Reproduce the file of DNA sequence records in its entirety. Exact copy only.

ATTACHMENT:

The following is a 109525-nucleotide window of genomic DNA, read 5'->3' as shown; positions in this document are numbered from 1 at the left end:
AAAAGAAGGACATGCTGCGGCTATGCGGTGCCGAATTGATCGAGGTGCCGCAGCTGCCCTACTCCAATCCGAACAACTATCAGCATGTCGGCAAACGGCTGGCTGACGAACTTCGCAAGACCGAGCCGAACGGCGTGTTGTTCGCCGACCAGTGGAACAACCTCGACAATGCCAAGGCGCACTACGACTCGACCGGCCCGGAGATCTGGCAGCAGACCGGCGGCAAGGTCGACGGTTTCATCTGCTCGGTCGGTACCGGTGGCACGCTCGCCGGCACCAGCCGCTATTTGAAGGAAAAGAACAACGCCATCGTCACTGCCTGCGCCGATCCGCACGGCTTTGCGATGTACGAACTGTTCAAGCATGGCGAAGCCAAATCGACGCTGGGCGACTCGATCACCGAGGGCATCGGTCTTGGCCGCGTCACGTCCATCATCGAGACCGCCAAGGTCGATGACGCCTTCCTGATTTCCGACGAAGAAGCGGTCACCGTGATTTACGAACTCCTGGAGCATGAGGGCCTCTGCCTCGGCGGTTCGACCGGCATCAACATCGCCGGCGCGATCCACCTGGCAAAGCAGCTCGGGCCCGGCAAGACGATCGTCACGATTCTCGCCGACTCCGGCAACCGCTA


The following is a 109525-nucleotide window of genomic DNA, read 5'->3' as shown; positions in this document are numbered from 1 at the left end:
AAAAGAAGGACATGCTGCGGCTATGCGGTGCCGAATTGATCGAGGTGCCGCAGCTGCCCTACTCCAATCCGAACAACTATCAGCATGTCGGCAAACGGCTGGCTGACGAACTTCGCAAGACCGAGCCGAACGGCGTGTTGTTCGCCGACCAGTGGAACAACCTCGACAATGCCAAGGCGCACTACGACTCGACCGGCCCGGAGATCTGGCAGCAGACCGGCGGCAAGGTCGACGGTTTCATCTGCTCGGTCGGTACCGGTGGCACGCTCGCCGGCACCAGCCGCTATTTGAAGGAAAAGAACAACGCCATCGTCACTGCCTGCGCCGATCCGCACGGCTTTGCGATGTACGAACTGTTCAAGCATGGCGAAGCCAAATCGACGCTGGGCGACTCGATCACCGAGGGCATCGGTCTTGGCCGCGTCACGTCCATCATCGAGACCGCCAAGGTCGATGACGCCTTCCTGATTTCCGACGAAGAAGCGGTCACCGTGATTTACGAACTCCTGGAGCATGAGGGCCTCTGCCTCGGCGGTTCGACCGGCATCAACATCGCCGGCGCGATCCACCTGGCAAAGCAGCTCGGGCCCGGCAAGACGATCGTCACGATTCTCGCCGACTCCGGCAACCGCTA